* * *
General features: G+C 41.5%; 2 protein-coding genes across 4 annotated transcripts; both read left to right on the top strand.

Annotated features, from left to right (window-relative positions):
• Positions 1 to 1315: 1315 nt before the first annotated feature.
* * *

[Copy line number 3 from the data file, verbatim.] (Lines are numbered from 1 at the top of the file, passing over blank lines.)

• Positions 1 to 1315: 1315 nt before the first annotated feature.